Calgary Flames v Colorado Avalanche

In an ongoing effort to make Actual Trade Deadline Day as painful as possible for those of us covering it, two more (relatively) big name players were dealt yesterday. Let’s take a look at the deals, and share some thoughts.


To St. Louis: Jay Bouwmeester

To Calgary: The Blues 2013 1st-round pick, minor-league d-man Mark Cundari, goaltender Reto Berra of the Swiss League.

Calgary Flames v Minnesota Wild

Stipulations: If the Blues don’t make playoffs this year, the 1st-round pick in 2013 becomes a 4th-rounder, and the 1st-rounder gets deferred to 2014.


From where I sit, Bouwmeester was essentially traded for a first-round pick, which given the return on guys like Douglas Murray – two second round picks – doesn’t seem all that impressive. Actually, to hell with it, it’s not impressive at all. I haven’t seen either of the prospects play in person, but I’ve read enough about the two to think there’s about a 4% chance either play an NHL game, let alone become NHL regulars. So yeah: Jay-Bo for a good pick.

I suppose part of the reason the return for Bouwmeester isn’t great is his cap hit – the Blues are taking the entirety of Jay-Bo’s $6.68M against the cap, a number not a lot of teams are willing to eat given the cap’s coming freefall this summer. But I suppose when you’re sitting here on list of lowest cap hits…

cap hits

…you can handle it. To be clear, that’s the Blues in 29th after taking on Bouwmeester’s salary. The two categories you’re seeing are “cap space” and “cap hit they could add at the deadline.” So like, they have room for all the players right now.

Whatever you make of Bouwmeester as a player, if you’re a Blues fan, he’s better than some random depth defenseman (way better, actually), so your team just got better, and remember, you basically gave up a pick for him. That’s a good deal.

And hey, Flames fans – you’re up to three 1st round picks next season (or two in each of the next two drafts) which is cool, but the best news of all: your team is utterly decimated, so you should plummet down the standings and get in the dogfight for one of those top three picks (Seth Jones, Nathan MacKinnon, Jonathan Drouin). Make no mistake about it: this is a team that’s also trying to acquire one of those guys via being terrible, and if last night’s game was any indication of what we can expect out of them going forward, I like your odds of failing/succeeding. Mikka Kiprusoff seems particularly motivated to shuffle his team down the table.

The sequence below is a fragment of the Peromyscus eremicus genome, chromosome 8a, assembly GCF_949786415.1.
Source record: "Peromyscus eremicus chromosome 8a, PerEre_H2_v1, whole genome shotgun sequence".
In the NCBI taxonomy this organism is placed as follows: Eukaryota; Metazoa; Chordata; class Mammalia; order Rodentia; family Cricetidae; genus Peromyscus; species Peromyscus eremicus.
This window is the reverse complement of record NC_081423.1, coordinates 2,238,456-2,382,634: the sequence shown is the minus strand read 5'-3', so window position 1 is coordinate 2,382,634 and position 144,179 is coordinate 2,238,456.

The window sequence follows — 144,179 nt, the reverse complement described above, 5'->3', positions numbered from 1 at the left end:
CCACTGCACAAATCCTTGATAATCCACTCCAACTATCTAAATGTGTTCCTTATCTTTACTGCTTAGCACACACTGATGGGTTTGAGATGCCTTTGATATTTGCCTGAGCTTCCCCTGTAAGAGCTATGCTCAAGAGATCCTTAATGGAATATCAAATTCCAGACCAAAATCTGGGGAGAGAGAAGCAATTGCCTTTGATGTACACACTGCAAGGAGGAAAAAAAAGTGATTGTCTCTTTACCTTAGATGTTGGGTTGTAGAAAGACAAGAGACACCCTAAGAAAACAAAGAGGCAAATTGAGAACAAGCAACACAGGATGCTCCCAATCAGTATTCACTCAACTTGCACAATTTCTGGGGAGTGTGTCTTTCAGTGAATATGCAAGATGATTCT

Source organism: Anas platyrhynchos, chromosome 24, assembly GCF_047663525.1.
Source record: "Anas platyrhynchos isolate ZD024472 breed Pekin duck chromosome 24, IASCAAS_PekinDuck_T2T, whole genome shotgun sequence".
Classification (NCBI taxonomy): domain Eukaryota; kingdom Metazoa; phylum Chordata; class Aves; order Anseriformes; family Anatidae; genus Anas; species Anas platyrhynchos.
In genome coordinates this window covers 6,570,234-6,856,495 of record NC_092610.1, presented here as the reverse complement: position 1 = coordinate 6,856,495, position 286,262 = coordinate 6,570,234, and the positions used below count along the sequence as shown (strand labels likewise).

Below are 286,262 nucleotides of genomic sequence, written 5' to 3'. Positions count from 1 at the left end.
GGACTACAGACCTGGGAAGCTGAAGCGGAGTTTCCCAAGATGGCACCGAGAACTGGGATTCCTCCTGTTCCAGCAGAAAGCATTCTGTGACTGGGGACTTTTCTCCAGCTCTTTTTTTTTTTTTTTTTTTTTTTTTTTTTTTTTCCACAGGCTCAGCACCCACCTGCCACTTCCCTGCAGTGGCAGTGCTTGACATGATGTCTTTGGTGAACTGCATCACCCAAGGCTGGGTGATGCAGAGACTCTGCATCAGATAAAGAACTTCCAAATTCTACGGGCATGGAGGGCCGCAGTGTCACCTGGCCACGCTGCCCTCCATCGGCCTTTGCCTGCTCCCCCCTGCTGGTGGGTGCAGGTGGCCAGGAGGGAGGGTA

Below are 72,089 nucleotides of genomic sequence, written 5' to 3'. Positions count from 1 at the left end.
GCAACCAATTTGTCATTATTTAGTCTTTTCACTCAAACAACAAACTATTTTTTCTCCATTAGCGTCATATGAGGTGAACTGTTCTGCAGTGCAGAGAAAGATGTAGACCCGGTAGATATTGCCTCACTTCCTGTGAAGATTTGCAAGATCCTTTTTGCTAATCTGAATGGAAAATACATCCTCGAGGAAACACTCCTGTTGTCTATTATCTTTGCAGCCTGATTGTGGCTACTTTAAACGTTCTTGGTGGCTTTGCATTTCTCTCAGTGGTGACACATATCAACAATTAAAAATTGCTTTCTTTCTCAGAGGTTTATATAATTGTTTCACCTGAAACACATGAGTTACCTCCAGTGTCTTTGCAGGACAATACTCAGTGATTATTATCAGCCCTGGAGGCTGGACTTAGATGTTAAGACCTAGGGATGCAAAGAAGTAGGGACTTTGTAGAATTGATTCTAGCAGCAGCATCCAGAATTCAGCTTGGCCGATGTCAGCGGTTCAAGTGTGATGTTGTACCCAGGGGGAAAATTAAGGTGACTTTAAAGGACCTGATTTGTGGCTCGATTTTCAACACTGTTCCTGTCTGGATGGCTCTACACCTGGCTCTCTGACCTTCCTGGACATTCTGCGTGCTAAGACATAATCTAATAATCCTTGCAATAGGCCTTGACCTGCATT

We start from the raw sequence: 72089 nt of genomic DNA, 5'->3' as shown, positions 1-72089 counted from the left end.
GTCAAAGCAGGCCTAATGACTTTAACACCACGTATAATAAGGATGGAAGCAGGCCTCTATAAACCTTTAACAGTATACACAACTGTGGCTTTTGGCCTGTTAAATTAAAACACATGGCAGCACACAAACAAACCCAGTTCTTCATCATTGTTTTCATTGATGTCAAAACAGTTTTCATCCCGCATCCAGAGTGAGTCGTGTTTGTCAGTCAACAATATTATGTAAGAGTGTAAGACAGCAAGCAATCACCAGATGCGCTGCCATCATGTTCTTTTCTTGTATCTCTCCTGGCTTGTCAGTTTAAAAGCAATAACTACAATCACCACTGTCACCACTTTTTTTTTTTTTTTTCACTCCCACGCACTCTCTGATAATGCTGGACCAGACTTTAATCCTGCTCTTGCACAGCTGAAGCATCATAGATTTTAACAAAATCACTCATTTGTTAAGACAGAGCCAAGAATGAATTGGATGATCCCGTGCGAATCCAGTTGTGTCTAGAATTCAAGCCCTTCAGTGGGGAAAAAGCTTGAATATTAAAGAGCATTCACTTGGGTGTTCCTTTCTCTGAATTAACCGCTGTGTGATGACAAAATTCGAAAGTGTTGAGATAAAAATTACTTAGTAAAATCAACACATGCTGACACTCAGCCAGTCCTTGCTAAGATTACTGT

To Los Angeles: Robyn Regehr

To Buffalo: A second round pick in 2014, and a second rounder in 2015

Stipulations: Regehr has to pass a physical. Pretty standard.


Toronto Maple Leafs v Buffalo Sabres

Regehr was due to become a free agent this summer, and the Sabres are in untter disarray, sitting in 13th, and a mere four points back of last in the East. Speaking of hoping you eat garbage down the stretch – and we were – and I think it’s safe to say the Sabres have their eyes on one this coming year’s top-heavy (or just generally deep) draft class. They’ve also asked captain Jason Pominville for a list of (apparently eight) teams he’d be unwilling to go to, because again, they’ve checked out on the season.

For the defending Cup champs, they find themselves playing without Willie Mitchell and Matt Greene (injuries), and those two reliable thugs were a huge part of their Stanley Cup campaign last season. Regehr provides a big body who’s tough to play against (6’3″, 225), who’s only 32 (despite what his hairline may tell you), who logs a lot of minutes a night in Buffalo (over 18 a game). He actually plays a lot of tough minutes, and that includes the three-plus minutes a night he averages killing penalties. He seems like a guy who’s built for playoffs.

I see people kvetching about the price of a rental defenseman – “overpay,” “overpay,” “overpay,” they say on every deal – but I think it’s safe to say the price of acquiring one of these guys is more or less set. It takes a lot of time and luck to draft and develop players, so you can understand why turning picks into actual NHL talent for your team NOW is going to cost.

The Kings get better, the Sabres look to the future. I like it all around.